While it doesn't appear that Burstein set out to discredit Andrew Jackson's image, the book definitely trends toward the negative. Burstein uses a lot of Jackson's own words, and in many cases they aren't pretty. Burstein also keeps a running count of all of the duels, scuffles and scrapes that Andrew Jackson was drawn into to protect his honor. Burstein DOES discuss Jackson's devote love towards Rachel Donelson Robards, (even if the events leading up to the marriage are rightly questioned) and as well as his acts of charity, but the majority of the books serves to tear down Jackson's image.

Burstein does try to account for Jackson's flaws by discussing the political and social environment of the times, as will as addressing the fact that Jackson was the first President from 'the frontier', however I was left with the impression that Jackson was an extremist, when it came to protecting his honor. With Jackson there were no middle grounds, it was a personal affront to him to disagree with him politically.

Some of the book reads more as a general history book with Jackson as the main character rather then a biography.
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8 of 9 people found the following review helpful By Avid Reader on January 2, 2005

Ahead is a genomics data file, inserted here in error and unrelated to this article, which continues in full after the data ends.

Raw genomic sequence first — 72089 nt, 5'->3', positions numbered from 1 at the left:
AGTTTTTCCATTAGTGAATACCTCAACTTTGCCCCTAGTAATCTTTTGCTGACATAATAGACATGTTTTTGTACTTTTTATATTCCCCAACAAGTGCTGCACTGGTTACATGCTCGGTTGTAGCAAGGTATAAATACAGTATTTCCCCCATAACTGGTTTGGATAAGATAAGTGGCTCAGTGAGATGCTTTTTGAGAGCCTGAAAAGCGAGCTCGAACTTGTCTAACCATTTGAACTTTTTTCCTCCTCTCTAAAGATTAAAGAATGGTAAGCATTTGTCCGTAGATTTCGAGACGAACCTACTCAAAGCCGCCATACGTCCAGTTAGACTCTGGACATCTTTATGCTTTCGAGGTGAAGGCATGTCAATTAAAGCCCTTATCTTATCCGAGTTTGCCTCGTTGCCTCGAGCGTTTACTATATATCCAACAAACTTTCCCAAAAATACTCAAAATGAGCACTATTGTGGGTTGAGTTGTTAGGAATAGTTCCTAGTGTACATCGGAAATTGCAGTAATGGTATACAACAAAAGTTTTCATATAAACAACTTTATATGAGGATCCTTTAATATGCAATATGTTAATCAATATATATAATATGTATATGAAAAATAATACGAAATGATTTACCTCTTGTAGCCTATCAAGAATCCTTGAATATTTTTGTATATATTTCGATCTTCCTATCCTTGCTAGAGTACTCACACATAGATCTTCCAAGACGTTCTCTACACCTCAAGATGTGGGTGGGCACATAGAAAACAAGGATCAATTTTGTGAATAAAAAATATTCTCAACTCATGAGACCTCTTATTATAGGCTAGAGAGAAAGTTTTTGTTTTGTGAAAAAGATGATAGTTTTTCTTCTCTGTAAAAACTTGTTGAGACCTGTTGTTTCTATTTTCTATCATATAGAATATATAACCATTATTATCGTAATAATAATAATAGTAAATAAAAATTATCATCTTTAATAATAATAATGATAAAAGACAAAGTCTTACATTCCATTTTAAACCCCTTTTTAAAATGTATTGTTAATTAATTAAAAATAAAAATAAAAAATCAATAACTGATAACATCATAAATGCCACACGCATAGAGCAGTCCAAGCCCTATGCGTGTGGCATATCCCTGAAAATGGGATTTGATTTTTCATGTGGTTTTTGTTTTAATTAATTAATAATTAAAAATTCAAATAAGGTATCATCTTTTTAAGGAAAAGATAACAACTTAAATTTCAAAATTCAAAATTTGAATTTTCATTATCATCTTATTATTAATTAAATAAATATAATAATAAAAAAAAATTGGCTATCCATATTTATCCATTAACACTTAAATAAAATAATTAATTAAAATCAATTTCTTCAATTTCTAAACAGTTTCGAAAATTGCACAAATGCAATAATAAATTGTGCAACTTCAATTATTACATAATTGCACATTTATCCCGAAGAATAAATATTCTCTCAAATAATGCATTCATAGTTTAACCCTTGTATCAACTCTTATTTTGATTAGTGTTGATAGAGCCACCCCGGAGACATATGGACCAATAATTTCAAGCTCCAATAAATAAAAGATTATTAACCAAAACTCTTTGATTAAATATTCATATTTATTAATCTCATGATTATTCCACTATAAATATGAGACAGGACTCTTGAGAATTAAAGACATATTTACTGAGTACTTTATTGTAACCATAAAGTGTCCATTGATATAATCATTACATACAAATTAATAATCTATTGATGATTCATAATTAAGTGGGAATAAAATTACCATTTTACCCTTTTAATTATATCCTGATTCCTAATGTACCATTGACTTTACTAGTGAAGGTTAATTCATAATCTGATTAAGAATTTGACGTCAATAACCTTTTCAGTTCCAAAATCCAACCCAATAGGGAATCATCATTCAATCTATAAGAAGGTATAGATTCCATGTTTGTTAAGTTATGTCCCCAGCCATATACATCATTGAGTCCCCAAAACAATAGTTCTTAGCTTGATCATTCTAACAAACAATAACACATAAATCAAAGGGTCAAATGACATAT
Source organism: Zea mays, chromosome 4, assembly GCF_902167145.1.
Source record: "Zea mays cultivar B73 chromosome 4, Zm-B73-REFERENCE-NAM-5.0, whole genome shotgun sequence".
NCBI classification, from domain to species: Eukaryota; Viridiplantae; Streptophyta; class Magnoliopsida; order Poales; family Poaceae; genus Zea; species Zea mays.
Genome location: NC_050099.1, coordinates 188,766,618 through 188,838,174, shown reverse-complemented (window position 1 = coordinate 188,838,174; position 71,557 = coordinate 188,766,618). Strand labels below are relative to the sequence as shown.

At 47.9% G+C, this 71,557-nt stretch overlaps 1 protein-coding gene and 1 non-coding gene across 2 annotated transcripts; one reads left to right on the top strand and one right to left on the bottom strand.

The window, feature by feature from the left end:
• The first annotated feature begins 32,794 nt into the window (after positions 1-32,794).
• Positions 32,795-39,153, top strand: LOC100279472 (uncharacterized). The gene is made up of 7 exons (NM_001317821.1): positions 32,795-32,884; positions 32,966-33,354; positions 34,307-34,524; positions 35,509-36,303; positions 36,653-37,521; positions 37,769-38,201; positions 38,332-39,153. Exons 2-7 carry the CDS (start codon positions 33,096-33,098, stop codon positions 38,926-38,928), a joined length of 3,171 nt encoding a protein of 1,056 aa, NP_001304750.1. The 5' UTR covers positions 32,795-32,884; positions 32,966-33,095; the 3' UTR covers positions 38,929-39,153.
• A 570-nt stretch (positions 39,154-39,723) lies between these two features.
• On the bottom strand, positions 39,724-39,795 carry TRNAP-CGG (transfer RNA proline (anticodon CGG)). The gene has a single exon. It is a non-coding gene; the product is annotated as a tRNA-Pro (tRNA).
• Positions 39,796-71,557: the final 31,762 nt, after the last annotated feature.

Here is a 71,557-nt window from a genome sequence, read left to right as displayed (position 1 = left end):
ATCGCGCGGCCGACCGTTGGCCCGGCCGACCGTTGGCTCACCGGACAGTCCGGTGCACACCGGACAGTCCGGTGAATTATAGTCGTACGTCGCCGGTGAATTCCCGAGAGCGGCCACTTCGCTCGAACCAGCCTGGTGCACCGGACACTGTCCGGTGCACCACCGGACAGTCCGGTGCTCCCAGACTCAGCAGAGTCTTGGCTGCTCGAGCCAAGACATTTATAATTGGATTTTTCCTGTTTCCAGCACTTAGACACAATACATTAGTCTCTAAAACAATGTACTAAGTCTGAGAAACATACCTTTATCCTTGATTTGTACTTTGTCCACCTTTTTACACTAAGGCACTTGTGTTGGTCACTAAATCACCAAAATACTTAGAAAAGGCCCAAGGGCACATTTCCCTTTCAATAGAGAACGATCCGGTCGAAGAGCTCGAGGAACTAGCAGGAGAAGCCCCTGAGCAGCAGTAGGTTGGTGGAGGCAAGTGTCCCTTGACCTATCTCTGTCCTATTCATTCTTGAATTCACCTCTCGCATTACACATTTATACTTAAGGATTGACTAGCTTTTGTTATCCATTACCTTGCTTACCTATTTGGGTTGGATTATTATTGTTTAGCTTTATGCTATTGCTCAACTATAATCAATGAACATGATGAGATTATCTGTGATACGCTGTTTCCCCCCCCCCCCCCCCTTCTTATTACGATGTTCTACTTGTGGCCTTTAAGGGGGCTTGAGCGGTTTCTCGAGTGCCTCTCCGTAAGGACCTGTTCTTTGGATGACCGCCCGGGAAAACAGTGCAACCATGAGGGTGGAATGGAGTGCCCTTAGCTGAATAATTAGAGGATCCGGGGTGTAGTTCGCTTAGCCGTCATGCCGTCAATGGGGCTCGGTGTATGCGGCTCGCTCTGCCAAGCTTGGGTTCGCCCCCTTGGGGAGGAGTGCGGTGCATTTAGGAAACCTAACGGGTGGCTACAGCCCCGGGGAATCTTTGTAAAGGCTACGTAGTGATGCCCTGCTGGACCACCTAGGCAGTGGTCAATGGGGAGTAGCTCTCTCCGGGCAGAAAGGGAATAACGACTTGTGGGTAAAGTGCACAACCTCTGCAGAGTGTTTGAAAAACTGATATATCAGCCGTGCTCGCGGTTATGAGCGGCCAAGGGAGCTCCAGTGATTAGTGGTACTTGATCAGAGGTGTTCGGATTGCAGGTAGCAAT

Format: Hardcover
Biographies concentrate on many subjects - detailed analysis of actions and their motives, character studies, descriptions of times and events or, as in this case, an examination into what motivated the seventh president of the United States to do and say what he did. I sympathize with reviewers who castigate the author for skimming historical events, but he plainly states that the purpose of this book was an explortaion of the early 19th century mindset and what makes it so "American" and even compelling to this day.

As a Tennessean, where AJ takes on demigod status, I judged the author to be harsh but in the end, just. The question persists - were his "passions" atypical of the times? One must remember that Jackson's life encompassed the most important years of the nation. A Revolutionary War incident forever soured his view of Britain. He witnessed the founding of the Republic, the settling of the West, the coming of age of the body politic. He may be a grand - even great - figure but his flaws are legendary and it is these upon which Burstein dwelled.

Whether it was slavery, duels, treatment of Indians, inability to compromise, hot temper or pattern of blaming others for his own mistakes, AJ fares poorly. What is missing is that inner self so brilliantly illuninated in recent books on Franklin, Hamilton and Adams. What caused his monomania over the US Bank, why could he never accept criticism, keep friends? In a sense, he was a "modern" politician - opponents were not simply mistaken but instead were morally corrupt.

It is the politics that is missing. I mean, he was President for two terms through sheer force of will. A diehard Jeffersonian, a believer in an agrarian American, a populist, a foe of "special interests", a defender of states rights. His ideas changed once in office and that in itself would have made for good reading. All in all, a good overview.